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Blood Test

A blood test is a lab analysis of the elements in your blood. Depending on why your doctor recommended a blood test, he or she might be looking for only one factor in your blood, or several. Your doctor might order a blood test to find out if you are sick, if your body is responding to an allergy, or if you are at risk for certain health conditions. Regular blood tests might be ordered to keep track of how well you and your doctor are managing a condition such as diabetes or high cholesterol.

It is your right to know why a certain test has been ordered, so ask your doctor if you are not sure why he or she wants you to have the test.

Types of blood tests

These are common blood tests:

  • Complete blood count, also called a CBC

  • Blood chemistry tests

  • Blood enzyme tests

  • Blood tests for heart disease risk

Blood tests can provide a lot of information about whether certain elements in your blood fall within a normal range, but in many instances they are only part of the information your doctor needs to make a diagnosis of a medical condition. You might need to have some other types of tests as well.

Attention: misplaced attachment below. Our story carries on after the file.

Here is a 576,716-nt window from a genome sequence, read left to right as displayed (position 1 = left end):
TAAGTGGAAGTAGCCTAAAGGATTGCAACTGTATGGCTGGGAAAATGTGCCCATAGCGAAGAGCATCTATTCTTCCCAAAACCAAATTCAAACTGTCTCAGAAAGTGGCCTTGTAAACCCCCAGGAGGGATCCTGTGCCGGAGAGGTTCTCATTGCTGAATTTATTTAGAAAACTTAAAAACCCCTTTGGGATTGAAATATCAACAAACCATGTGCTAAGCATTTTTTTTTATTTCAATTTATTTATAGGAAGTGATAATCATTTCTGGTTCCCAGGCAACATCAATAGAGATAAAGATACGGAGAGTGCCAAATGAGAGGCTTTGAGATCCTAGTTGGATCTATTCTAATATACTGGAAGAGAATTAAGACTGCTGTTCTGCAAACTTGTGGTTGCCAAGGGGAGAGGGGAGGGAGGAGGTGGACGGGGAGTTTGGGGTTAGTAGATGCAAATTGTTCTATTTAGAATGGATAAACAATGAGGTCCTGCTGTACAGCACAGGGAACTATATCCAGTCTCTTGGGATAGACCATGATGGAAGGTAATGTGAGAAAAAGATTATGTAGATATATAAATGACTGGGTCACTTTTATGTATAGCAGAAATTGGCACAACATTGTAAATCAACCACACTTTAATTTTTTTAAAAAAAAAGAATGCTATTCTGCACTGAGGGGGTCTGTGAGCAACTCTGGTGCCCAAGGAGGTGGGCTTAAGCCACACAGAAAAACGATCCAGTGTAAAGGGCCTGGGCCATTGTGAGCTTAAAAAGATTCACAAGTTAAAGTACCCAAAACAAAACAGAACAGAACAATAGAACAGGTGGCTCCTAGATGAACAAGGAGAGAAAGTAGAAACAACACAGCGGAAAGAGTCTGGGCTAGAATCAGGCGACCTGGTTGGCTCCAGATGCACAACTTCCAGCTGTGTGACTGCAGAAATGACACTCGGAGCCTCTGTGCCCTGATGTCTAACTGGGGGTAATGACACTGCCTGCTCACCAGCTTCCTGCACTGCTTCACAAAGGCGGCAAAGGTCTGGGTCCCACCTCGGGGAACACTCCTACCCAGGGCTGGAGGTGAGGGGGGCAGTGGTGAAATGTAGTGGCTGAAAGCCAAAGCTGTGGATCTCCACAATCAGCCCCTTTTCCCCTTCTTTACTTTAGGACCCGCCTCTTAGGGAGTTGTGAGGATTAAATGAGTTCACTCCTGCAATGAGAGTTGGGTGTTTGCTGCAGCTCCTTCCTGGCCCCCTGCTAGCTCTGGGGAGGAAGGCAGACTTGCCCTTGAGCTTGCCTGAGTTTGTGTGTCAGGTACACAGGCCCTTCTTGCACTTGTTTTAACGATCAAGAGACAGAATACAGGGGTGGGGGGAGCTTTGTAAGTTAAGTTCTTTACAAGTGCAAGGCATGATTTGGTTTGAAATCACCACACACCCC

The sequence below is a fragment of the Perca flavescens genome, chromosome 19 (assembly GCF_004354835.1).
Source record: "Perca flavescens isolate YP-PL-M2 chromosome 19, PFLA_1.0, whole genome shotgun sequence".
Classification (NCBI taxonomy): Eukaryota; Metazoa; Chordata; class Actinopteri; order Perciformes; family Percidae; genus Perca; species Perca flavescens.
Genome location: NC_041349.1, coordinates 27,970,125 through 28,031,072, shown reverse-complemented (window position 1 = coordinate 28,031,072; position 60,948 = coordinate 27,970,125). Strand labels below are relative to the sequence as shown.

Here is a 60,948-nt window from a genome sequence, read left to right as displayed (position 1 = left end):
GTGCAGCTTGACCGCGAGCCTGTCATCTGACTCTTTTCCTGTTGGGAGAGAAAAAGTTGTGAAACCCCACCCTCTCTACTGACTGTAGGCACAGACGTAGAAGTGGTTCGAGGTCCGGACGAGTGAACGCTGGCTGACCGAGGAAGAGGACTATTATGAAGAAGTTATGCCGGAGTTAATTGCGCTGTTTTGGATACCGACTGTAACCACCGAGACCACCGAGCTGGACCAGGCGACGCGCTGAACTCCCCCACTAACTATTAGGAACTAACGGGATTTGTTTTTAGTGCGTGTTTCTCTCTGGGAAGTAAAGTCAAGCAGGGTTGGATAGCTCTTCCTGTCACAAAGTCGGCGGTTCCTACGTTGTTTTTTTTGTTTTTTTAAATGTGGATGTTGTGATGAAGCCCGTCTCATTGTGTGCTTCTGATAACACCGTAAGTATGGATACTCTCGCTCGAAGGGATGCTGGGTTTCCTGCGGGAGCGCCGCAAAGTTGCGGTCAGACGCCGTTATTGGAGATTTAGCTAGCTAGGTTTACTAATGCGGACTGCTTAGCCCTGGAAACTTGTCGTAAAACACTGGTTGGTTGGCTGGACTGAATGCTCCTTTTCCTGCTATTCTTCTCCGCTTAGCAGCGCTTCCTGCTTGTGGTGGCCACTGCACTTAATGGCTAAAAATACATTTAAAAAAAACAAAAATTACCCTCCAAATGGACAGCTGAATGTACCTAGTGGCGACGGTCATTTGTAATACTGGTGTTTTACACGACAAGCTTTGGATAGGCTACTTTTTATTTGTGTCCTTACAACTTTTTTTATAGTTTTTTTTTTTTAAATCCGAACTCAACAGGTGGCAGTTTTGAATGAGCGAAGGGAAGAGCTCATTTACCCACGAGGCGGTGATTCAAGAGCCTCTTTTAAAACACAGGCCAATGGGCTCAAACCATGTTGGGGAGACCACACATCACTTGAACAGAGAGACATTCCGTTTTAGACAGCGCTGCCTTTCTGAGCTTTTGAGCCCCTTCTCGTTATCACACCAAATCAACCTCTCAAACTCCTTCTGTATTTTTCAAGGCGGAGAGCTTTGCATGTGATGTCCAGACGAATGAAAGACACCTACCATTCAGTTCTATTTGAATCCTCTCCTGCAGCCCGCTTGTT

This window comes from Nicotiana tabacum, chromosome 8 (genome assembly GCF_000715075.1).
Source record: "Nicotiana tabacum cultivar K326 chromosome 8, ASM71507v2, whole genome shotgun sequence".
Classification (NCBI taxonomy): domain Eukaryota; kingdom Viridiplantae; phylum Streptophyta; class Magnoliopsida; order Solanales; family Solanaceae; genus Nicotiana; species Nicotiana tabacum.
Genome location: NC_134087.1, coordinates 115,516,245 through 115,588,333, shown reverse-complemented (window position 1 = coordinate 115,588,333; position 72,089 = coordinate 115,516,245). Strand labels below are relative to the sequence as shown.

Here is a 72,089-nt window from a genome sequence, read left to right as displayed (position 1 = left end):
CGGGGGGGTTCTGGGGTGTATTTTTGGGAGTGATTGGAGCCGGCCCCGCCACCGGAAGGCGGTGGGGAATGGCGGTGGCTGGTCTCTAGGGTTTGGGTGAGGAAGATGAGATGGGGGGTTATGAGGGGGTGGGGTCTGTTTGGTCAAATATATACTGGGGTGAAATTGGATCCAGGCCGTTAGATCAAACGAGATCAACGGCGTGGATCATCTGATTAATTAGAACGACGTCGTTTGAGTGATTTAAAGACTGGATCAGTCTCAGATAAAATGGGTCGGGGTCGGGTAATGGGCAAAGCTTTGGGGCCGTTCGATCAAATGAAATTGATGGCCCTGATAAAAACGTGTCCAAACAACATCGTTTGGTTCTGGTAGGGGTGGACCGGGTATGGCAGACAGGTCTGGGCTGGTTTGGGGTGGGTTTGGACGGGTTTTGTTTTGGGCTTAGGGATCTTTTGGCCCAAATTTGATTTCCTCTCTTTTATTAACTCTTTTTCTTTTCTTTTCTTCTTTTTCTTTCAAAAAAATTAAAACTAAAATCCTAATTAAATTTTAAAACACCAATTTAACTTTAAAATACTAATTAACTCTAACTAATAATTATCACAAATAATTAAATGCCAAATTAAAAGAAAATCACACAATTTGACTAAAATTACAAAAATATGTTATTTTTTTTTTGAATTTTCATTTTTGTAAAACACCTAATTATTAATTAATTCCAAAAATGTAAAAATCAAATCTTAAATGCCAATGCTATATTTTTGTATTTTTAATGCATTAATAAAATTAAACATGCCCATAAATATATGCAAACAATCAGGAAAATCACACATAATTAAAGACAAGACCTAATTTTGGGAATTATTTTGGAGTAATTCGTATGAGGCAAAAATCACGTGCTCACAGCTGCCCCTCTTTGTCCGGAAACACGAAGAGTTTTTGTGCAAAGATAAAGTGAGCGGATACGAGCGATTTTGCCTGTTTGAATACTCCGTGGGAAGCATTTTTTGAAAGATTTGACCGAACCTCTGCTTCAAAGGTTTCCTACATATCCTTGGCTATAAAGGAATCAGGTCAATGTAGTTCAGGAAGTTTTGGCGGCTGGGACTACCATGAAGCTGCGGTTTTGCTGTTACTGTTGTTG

Preparing for a blood test

Many blood tests don't require you to do anything in advance. These are to see what your blood is like under normal conditions.

For others, however, you will have to fast for a certain amount of time before the blood test. That usually means no eating or drinking anything after midnight on the night before the test. These tests are often scheduled for early in the morning.

Your doctor will let you know if you need to fast before a blood test.

The procedure

In order to test your blood, a technician called a phlebotomist will use a needle to take a sample of blood, in most cases from a vein in your arm. You will be seated or lying down during the procedure. You will probably be asked to make a fist. The technician will use a band to constrict your arm. Once he or she finds a usable vein, the technician will clean the area and then insert the needle. You might feel a small pricking sensation. Once the technician has drawn enough blood, he or she will take the needle out and put an adhesive bandage over the site. You may be asked to press firmly on the site to stop any bleeding.

If the sight of needles makes you nervous, you can look away during the procedure or bring a friend to help distract you.

After the procedure

Your blood sample will be sent to a lab, where trained technicians look for the information the doctor has ordered. This may take as little as a day or up to a week. Check back with your doctor's office to find out about the results.